There is a significantly higher osteoarthritis (OA) incidence rate in military populations than among comparable age groups in the general population, new research shows.
The magnitude of the difference in OA rates between military service members and the general population also increased with advancing age category. Black service members had higher OA rates than white military personnel or those in other race categories according to the study findings published in Arthritis & Rheumatism
, a peer-reviewed journal of the American College of Rheumatology (ACR).
Close to 27 million Americans age 25 and older have OA and this disabling condition accounts for 25% of all arthritis-related healthcare visits. OA is the most common form of arthritis and is traditionally considered a disease affecting older individuals, with incidence rates increasing with age. However, recent reports suggest the majority of adults with OA are younger than 65. Prior studies have shown that occupational physical demands, traumatic joint injury, and activities involving repetitive joint movement all contribute to OA development.
"Surprisingly, little is known about the OA incidence in younger physically active populations," explains Kenneth Cameron, PhD, ATC, Director of Orthopedic Research at Keller Army Hospital in West Point, New York. "The active duty U.S. military population provides an excellent opportunity to examine the incidence of OA in a young and physically active population that is regularly exposed to occupational activities with repetitive joint movements."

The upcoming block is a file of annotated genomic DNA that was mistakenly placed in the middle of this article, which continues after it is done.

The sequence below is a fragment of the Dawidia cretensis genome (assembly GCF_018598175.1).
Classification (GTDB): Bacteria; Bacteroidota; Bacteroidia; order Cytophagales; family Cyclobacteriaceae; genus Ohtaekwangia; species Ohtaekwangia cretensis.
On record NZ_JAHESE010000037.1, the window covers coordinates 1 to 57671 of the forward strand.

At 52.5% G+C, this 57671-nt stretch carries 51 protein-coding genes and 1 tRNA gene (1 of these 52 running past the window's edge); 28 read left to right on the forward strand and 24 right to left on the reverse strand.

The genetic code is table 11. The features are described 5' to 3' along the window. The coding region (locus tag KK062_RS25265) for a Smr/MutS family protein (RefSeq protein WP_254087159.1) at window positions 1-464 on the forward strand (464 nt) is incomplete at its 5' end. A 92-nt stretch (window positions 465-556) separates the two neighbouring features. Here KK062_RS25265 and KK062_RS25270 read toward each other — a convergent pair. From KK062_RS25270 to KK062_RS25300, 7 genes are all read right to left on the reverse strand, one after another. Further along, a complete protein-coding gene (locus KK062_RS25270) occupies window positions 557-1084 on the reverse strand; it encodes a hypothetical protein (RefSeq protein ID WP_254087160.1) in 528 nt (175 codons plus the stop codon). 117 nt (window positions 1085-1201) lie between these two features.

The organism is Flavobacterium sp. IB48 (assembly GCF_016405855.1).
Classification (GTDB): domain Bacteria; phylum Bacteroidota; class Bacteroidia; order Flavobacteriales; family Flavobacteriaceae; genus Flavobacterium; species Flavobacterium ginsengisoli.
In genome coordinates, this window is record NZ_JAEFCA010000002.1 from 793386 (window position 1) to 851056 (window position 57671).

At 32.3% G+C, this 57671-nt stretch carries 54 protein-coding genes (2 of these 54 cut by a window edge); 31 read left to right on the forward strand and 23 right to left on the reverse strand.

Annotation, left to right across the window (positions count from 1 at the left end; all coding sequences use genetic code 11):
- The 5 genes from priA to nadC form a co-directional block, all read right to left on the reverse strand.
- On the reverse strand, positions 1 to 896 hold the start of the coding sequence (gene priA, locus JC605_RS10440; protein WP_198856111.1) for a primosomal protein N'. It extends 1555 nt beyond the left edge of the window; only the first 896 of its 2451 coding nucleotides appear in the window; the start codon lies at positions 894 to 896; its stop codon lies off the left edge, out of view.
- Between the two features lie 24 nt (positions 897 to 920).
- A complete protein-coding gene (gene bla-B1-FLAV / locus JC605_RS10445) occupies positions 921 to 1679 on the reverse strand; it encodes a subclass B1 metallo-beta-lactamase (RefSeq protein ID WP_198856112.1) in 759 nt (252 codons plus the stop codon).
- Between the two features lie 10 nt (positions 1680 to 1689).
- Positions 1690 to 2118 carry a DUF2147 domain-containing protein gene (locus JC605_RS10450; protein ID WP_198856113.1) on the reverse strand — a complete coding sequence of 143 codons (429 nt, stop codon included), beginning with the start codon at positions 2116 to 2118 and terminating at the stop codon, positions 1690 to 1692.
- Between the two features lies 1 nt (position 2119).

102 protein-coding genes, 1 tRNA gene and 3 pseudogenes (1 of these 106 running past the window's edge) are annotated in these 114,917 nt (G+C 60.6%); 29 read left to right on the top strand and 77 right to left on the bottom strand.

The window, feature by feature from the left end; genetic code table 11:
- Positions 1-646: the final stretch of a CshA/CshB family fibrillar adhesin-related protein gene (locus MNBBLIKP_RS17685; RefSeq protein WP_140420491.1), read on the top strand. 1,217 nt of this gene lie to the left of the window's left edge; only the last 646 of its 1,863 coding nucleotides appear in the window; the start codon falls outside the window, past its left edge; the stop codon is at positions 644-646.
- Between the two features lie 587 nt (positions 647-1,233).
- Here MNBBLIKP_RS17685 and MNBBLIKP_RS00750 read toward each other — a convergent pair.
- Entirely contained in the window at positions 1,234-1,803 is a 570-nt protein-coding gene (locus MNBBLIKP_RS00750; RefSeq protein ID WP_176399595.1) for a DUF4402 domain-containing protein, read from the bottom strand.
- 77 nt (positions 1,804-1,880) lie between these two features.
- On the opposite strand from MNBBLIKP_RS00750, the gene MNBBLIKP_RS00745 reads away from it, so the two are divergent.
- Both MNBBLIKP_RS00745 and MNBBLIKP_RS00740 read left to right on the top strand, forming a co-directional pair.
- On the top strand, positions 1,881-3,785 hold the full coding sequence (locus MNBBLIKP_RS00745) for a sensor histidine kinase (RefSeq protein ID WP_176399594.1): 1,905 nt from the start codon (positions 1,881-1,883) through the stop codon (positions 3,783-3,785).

Using the Defense Medical Surveillance System (DMSS), researchers identified cases of physician-diagnosed OA in U.S. service members between 1999 and 2008. A total of 108,266 incident cases of OA were identified in this military population that experienced close to 14 million person-years at risk to the disease during the 10-year study period. The unadjusted incidence rate among all active duty U.S. service members during the same time frame was 7.86 per 1,000 person-years.
Demographic analysis revealed that women had a 20% higher OA incidence rate than men. The incidence of OA in service members who were 40 years of age or older was 19 times higher than for personal 20 years of age or younger. Military personal who are black were 15% more likely to be diagnosed with OA than those who are white, and 26% more likely than those service personnel in other racial categories (Latinos, Asians, Native Americans, and other racial groups). White service members had a 10% higher OA rate than those in the other category for race.
Further analysis found that junior and senior enlisted service members and those serving in the Army experienced the highest incidence rates for OA. The authors suspect military personnel in these groups engage in regular knee and hip bending, and experience medium to very heavy physical demands in their occupations on a regular basis. Military service members are also at higher risk for traumatic joint injuries and prior studies have shown joint trauma to be a risk factor for OA. "Further research is needed to determine the incidence of post-traumatic OA and to explore the risk factors associated with this condition among military personnel," concluded Dr. Cameron.